Scans of ‘Frankensteined-Together’ Fiji Mermaid Reveal Its Origins
The mystery behind one of the infamous ‘Fiji mermaids’ may soon be solved by radiology testing. This bizarre creature seems to be part fish, part monkey, and part reptile, and has baffled scientists for over a century. It had traversed the seas from Japan to Ohio, brought back by an American sailor in 1906, and donated to the Clark County Historical Society. With a grimacing face, strange teeth, oversized claws, fish-like lower half, and downy layer of grey hair, it’s been giving museum visitors the creeps for decades!
A Hodgepodge of Creatures: The Beast Within
Joseph Cress, a radiologist at Northern Kentucky University, was quoted by The Daily Mail as saying:
“It seems to be a hodgepodge of at least three different species externally. There’s the head and torso of a monkey, the hands seem to be that of an amphibian almost like an alligator, crocodile or lizard of some sort. And then there’s that tail of a fish – again, species unknown. It is obviously fashioned, almost Frankensteined together – so I want to know what parts were pulled together.”
It has a twisted face, peculiar teeth, massive claws, a lower half resembling a fish, and a soft covering of grey hair. (Norse Media)
According to Japanese legend, consuming the flesh of mermaids is believed to bestow immortality upon the person who eats it. However, given that the composition of this particular mermaid is uncertain, biting into it could mean consuming any number of animals or other substances hidden within!
Small enough to fit a shoebox, the Fiji mermaid was a popular sideshow attraction throughout the 19th century, captivating audiences with its bizarre and peculiar appearance. The renowned showman P. T. Barnum famously displayed the first specimen known to the West, which an American sea captain had acquired from a Japanese fisherman, at his museum in 1842. Over the years, various versions of the mermaid emerged with different compositions. Some were taxidermies, combining monkeys and fish, while others were entirely crafted from papier-mâché.
According to Natalie Fritz, the archivist and outreach director at the Clark County Historical Society, their specimen was originally obtained by a Navy sailor in Japan during the 1870s and later donated to the county’s Heritage Center in 1906. The mermaid had been on display in the museum’s Cabinet of Curiosities since 2003. One woman, whose father served as the curator in the 1970s, recalled that it had frightened her when she would visit her dad at work.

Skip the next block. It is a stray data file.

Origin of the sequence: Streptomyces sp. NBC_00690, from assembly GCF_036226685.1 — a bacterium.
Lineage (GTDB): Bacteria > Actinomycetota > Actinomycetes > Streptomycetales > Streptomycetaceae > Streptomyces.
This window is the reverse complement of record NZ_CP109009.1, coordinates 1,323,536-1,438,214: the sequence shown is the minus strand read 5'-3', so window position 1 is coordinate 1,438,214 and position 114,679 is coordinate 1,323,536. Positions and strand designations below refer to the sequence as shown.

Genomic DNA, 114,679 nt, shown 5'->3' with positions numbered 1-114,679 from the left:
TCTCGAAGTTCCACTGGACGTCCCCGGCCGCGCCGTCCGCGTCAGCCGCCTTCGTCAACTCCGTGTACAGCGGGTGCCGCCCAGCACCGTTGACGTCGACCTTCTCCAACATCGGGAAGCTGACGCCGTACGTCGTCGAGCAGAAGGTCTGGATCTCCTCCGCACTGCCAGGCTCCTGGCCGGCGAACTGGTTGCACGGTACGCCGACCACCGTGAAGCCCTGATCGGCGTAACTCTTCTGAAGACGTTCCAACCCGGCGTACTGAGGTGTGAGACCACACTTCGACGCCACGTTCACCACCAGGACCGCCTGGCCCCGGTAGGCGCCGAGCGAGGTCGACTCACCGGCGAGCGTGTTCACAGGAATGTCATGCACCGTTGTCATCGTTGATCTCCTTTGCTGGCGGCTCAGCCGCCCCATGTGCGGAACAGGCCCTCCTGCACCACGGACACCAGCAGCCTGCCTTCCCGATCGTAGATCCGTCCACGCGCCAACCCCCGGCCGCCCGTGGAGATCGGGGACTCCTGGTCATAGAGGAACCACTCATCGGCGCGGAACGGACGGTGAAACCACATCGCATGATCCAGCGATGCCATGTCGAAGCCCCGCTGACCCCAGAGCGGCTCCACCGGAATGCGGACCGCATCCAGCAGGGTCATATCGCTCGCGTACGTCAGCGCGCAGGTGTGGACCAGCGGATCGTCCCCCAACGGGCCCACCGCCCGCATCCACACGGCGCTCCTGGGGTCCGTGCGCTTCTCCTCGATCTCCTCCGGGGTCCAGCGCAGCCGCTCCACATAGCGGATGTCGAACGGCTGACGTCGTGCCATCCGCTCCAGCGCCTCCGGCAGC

Dr. Cress and university students examining the artifact. (Norse Media)
However, it was recently taken down as the historical society embarked on a multiyear inventory project that has revealed a fair share of curiosities, not yet revealed to the public in entirety. These curiosities include items connected to historical figures like George Washington, Abraham Lincoln’s signature, and even a purported piece of Noah’s ark, reports The Northerner.
Tech at Hand: CT Scanning and Radiology
Dr. Cress explained that the CT scanning would enable them to identify ‘slices’ of the artifact, with the hope of determining whether any part of it had once been a real animal. He stated that by doing so, it would provide them with more data, such as whether the nostrils continue up into what they believe is a legitimate nasal cavity and the depth of these structures.
CT scanning procedure used on the Fiji mermaid will to reveal new findings. (Norse Media)
This scanning method allows them to examine the artifact from front to back and even from side to side. They can also assess whether the ear cavity extends to where it would connect to the brain. In summary, the CT scanning process is being applied to all sections of this Fiji mermaid, including the head, facial region, thoracic region, and tail end.
X-rays and CT scans have uncovered that the specimen possesses a genuine fish’s lower body, jaws, and teeth. It has been taxidermied using a traditional method, encompassing a wooden core. This aspect allows for dendrochronology analysis of the wood, offering a more precise means of determining the time when the specimen was created. The information will be sent to specialists at the Cincinnati Zoo and the Newport Aquarium in the expectation of identifying the creatures, if any that were merged to create the mermaid.